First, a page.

Chief Justice John Roberts initially sided with the Supreme Court's four conservative justices to strike down the heart of President Obama's health care reform law, the Affordable Care Act, but later changed his position and formed an alliance with liberals to uphold the bulk of the law...Amazing to learn all this so quickly. Who are the sources? The phrase "specific knowledge of the deliberations" seems to imply that Crawford heard from 2 of the Justices (presumably 2 of the 4 conservatives).
Roberts then withstood a month-long, desperate campaign to bring him back to his original position, the sources said. Ironically, Justice Anthony Kennedy - believed by many conservatives to be the justice most likely to defect and vote for the law - led the effort to try to bring Roberts back to the fold....
The conservatives refused to join any aspect of his opinion, including sections with which they agreed, such as his analysis imposing limits on Congress' power under the Commerce Clause, the sources said.
Instead, the four joined forces and crafted a highly unusual, unsigned joint dissent. They deliberately ignored Roberts' decision, the sources said, as if they were no longer even willing to engage with him in debate.
Crawford tells us that Roberts initially agreed that the mandate was unconstitutional but she's a little cagey on the question of severability — that is, whether the whole legislation should fall along with that one provision, which is what the rest of the conservatives wanted. But Roberts assigned the opinion to himself and in the process of working on the opinion would have been aware of the pressure on the Court. As Crawford puts it "Roberts pays attention to media coverage" and he's "sensitive to how the Court is perceived by the public."
[By May] it also became clear to the conservative justices that Roberts was, as one put it, "wobbly," the sources said.I'm guessing this source is Kennedy. I'm also guessing that what gnawed at Roberts in the process of writing was the momentousness of striking down the entire statute, especially along what would be perceived a conservative-liberal 5-4 split.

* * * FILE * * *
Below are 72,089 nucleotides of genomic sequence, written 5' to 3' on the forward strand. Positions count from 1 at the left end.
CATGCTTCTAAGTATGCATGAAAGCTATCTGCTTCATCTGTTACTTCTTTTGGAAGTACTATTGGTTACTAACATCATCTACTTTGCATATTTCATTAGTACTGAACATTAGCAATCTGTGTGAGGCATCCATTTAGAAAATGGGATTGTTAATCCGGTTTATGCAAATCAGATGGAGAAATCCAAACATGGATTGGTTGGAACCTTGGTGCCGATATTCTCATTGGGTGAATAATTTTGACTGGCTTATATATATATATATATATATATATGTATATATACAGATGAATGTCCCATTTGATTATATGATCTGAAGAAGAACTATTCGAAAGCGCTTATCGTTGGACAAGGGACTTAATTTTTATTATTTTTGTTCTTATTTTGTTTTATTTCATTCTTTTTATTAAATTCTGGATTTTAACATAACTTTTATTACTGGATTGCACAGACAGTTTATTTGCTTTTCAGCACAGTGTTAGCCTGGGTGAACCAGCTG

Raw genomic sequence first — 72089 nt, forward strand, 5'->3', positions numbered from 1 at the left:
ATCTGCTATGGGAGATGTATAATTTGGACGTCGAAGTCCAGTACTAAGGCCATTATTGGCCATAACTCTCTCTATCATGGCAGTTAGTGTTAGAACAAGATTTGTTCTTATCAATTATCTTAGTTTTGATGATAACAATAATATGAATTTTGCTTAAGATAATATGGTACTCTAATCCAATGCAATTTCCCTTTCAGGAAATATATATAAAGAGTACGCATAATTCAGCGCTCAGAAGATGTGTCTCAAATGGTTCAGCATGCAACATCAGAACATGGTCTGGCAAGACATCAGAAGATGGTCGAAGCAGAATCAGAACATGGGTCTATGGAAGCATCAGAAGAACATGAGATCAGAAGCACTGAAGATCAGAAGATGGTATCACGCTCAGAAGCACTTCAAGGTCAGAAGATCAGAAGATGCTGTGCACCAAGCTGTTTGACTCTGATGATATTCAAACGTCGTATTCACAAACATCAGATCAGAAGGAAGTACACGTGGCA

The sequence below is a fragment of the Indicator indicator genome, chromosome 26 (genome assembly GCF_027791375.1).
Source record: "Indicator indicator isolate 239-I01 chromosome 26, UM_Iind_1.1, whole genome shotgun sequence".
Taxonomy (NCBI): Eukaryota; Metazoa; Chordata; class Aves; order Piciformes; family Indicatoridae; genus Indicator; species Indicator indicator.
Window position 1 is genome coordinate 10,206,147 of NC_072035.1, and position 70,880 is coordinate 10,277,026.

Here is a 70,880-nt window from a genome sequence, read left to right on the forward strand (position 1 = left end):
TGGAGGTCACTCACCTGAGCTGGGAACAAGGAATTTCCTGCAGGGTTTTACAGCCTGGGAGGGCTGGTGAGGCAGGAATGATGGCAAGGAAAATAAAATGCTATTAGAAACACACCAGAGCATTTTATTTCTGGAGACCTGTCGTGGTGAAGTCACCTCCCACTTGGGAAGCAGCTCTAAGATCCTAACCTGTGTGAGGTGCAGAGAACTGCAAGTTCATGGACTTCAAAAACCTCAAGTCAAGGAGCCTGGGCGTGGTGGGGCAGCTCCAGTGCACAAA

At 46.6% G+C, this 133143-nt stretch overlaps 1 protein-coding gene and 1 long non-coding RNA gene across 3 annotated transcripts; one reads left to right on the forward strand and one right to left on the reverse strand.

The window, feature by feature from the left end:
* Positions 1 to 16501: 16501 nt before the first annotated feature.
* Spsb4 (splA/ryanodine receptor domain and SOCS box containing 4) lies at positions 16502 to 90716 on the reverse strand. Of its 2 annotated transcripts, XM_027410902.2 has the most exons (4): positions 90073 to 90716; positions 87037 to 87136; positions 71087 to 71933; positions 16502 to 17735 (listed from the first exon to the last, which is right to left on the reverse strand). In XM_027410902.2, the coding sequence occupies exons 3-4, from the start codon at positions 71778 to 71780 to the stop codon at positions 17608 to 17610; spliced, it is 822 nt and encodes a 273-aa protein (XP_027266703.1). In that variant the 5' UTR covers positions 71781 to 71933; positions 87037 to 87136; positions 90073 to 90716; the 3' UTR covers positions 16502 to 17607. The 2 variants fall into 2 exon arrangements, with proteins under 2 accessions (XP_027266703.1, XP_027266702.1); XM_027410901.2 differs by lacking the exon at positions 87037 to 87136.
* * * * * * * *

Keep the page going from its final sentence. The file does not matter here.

It is not known why Roberts changed his view on the mandate and decided to uphold the law. At least one conservative justice tried to get him to explain it, but was unsatisfied with the response, according to a source with knowledge of the conversation.
Roberts developed his taxing power argument and tried to get "at least Justice Kennedy" to join the opinion to give it a greater solidity.
There was a fair amount of give-and-take with Kennedy and other justices, the sources said. One justice, a source said, described it as "arm-twisting."Crawford includes a lot of material here about Kennedy's approach to judging and how he's misunderstood:
Even in Roberts' opinion, which was circulated among the justices in early June, there are phrases that appear tailored to get Kennedy's vote. Roberts even used some of the same language that Kennedy used during oral arguments.
Kennedy has long frustrated conservatives, because he occasionally joins with liberals to provide the key swing vote in cases involving social issues. They openly mock his writing style as grandiose and his jurisprudence as squishy - in other words, changeable and too moderate.Why is this analysis in the article? I'm guessing it's because Kennedy expressed himself. They openly mock me.... Openly!
That's not entirely fair to Kennedy. In fact, there are underlying and consistent themes in his jurisprudence, much more so than in the jurisprudence of O'Connor....At this point the article reads like PR for Kennedy. Why?
Kennedy... is strong on issues of federalism - and is remarkably consistent. His opinion in a 1999 case, Alden v. Maine, is considered one of the Court's finest in that area.Oh, come on! Now she's just fawning. Considered one of the finest... by whom? There are things you can say about Alden — a case that certainly does outrage liberals — but "finest"? It is true though — and I would agree — that Kennedy has stamped his mark on the federalism cases.
Crawford's piece ends this way:
The fact that the joint dissent doesn't mention Roberts' majority was not a sign of sloppiness, the sources said, but instead was a signal the conservatives no longer wished to engage in debate with him.Strong admiration for Kennedy — who really has distinguished himself over the years by connecting the structure of federalism to the protection of the liberty of the individual.
The language in the dissent was sweeping, arguing the Court was overreaching in the name of restraint and ignoring key structural protections in the Constitution. There are clear elements of Scalia — and then, there is Justice Kennedy.
"The fragmentation of power produced by the structure of our government is central to liberty, and when we destroy it, we place liberty in peril," the dissent said. "Today's decision should have vindicated, should have taught, this truth; instead our judgment today has disregarded it."
ADDED: Back on March 30, right after the oral argument, we were talking about "the way the Solicitor General, Donald B. Verrilli Jr., ended his argument by connecting the health care law to liberty," was intended to appeal to Anthony Kennedy, with his longstanding interest in federalism as a mechanism for protecting individual liberty. But it was a very lame appeal, the notion being only that if people get the health care they need, then they'll be able to "enjoy the blessings of liberty."
ALSO: 5 years ago, when O'Connor was leaving the Court, Jan Crawford wrote — with admiration, I think — about Justice Kennedy, and we discussed it here.
AND: Math fix on the "also."
UPDATE: I take a closer look at the Crawford article and speculate about possible Kennedy motivations.